“Curiosity is a luxury for the financially secure.”

~Tara Westover, Educated, Chapter 23, Page 203

 

“Curiosity is a luxury reserved for the financially secure: my mind was absorbed with more immediate concerns, such as the exact balance of my bank account, who I owed how much, and whether there was anything in my room I could sell for ten or twenty dollars.”

~Tara Westover, Educated, Chapter 23, Page 203

 

“I began to experience the most powerful advantage of money: the ability to think of things besides money.”

~Tara Westover, Educated, Chapter 24, Page 207

 

“The decisions I made after that moment were not the ones she would have made. They were the choices of a changed person, a new self.
You could call this selfhood many things. Transformation. Metamorphosis. Falsity. Betrayal.
I call it an education”

~Tara Westover, Educated, Chapter 40, Page 229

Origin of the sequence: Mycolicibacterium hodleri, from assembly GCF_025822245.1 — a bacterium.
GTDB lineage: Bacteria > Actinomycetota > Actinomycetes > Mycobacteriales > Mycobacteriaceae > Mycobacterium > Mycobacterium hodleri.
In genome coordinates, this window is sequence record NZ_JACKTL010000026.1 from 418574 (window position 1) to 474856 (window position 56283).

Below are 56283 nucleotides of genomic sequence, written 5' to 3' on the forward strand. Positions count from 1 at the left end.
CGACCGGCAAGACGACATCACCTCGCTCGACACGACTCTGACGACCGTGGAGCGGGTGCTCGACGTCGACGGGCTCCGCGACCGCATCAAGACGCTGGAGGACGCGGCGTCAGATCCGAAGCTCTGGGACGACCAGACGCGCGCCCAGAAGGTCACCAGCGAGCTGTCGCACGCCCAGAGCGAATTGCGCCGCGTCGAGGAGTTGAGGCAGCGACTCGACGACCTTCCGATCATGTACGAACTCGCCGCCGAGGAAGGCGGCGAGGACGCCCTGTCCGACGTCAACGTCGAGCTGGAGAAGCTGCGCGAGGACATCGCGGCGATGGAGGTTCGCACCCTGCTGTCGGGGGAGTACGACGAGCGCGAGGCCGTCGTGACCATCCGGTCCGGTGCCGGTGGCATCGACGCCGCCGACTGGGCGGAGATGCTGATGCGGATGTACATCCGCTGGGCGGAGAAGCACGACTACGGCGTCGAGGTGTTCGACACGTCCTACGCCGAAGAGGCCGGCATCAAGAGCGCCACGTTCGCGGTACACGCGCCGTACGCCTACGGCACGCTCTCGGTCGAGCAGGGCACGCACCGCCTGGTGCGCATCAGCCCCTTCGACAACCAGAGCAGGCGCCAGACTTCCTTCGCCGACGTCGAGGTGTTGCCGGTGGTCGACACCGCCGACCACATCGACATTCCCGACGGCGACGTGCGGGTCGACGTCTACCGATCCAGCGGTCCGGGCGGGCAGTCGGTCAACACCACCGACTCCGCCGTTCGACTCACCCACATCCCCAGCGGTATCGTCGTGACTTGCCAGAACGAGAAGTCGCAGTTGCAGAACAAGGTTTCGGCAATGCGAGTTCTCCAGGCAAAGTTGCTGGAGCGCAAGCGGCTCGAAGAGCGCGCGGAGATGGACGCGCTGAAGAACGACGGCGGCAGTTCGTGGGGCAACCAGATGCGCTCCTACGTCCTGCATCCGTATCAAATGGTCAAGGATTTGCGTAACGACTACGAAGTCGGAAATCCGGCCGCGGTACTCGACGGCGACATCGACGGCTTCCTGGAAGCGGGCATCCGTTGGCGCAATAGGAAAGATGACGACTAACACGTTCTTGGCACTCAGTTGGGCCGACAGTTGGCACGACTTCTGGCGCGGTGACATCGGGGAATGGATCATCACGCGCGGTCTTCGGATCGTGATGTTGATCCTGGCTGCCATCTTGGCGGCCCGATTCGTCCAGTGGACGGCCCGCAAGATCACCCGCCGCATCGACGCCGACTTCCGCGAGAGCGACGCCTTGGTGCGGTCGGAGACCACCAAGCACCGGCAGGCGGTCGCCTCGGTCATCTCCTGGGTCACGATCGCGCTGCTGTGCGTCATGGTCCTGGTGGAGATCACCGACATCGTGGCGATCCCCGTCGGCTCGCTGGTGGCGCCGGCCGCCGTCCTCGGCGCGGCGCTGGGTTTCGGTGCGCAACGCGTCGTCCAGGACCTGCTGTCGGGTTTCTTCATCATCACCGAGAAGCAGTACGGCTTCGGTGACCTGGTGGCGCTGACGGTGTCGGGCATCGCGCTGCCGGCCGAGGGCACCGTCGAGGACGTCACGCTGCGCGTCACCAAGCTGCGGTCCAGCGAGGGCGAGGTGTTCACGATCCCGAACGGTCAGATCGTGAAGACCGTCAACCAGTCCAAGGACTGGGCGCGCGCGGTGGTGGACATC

“I had to think before I could answer. “I can stand in this wind, because I’m not trying to stand in it,” I said. “The wind is just wind. You could withstand these gusts on the ground, so you can withstand them in the air. There is no difference. Except the difference you make in your head.”

~Tara Westover, Educated, Chapter 28, Page 237

 

“I had decided to study not history, but historians. I suppose my interest came from the sense of groundlessness I’d felt since learning about the Holocaust and the civil rights movement–since realizing that what a person knows about the past is limited, and will always be limited, to what they are told by others. I knew what it was to have a misconception corrected–a misconception of such magnitude that shifting it shifted the world. Now I needed to understand how the great gatekeepers of history had come to terms with their own ignorance and partiality. I thought if I could accept that what they had written was not absolute but was the result of a biased process of conversation and revision, maybe I could reconcile myself with the fact that the history most people agreed upon was not the history I had been taught.”